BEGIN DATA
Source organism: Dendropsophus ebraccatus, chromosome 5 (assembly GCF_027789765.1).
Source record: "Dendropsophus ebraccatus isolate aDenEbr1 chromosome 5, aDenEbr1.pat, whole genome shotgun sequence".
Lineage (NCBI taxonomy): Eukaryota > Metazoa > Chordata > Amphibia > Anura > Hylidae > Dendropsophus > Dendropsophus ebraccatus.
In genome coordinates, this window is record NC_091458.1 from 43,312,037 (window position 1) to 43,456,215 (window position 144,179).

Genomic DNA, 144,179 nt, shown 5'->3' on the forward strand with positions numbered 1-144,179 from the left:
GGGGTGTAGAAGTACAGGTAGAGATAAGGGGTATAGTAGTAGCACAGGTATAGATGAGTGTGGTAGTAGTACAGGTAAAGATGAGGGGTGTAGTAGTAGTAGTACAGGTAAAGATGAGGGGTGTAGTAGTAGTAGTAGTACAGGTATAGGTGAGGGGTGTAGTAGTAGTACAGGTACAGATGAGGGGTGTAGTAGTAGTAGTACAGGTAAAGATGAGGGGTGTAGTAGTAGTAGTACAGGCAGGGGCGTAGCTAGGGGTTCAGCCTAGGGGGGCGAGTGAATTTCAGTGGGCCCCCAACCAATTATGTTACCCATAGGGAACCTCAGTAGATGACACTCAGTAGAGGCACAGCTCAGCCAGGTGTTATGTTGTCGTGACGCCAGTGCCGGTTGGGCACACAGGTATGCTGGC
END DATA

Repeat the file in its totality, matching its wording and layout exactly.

Source organism: Dendropsophus ebraccatus, chromosome 5 (assembly GCF_027789765.1).
Source record: "Dendropsophus ebraccatus isolate aDenEbr1 chromosome 5, aDenEbr1.pat, whole genome shotgun sequence".
Lineage (NCBI taxonomy): Eukaryota > Metazoa > Chordata > Amphibia > Anura > Hylidae > Dendropsophus > Dendropsophus ebraccatus.
In genome coordinates, this window is record NC_091458.1 from 43,312,037 (window position 1) to 43,456,215 (window position 144,179).

Genomic DNA, 144,179 nt, shown 5'->3' on the forward strand with positions numbered 1-144,179 from the left:
GGGGTGTAGAAGTACAGGTAGAGATAAGGGGTATAGTAGTAGCACAGGTATAGATGAGTGTGGTAGTAGTACAGGTAAAGATGAGGGGTGTAGTAGTAGTAGTACAGGTAAAGATGAGGGGTGTAGTAGTAGTAGTAGTACAGGTATAGGTGAGGGGTGTAGTAGTAGTACAGGTACAGATGAGGGGTGTAGTAGTAGTAGTACAGGTAAAGATGAGGGGTGTAGTAGTAGTAGTACAGGCAGGGGCGTAGCTAGGGGTTCAGCCTAGGGGGGCGAGTGAATTTCAGTGGGCCCCCAACCAATTATGTTACCCATAGGGAACCTCAGTAGATGACACTCAGTAGAGGCACAGCTCAGCCAGGTGTTATGTTGTCGTGACGCCAGTGCCGGTTGGGCACACAGGTATGCTGGC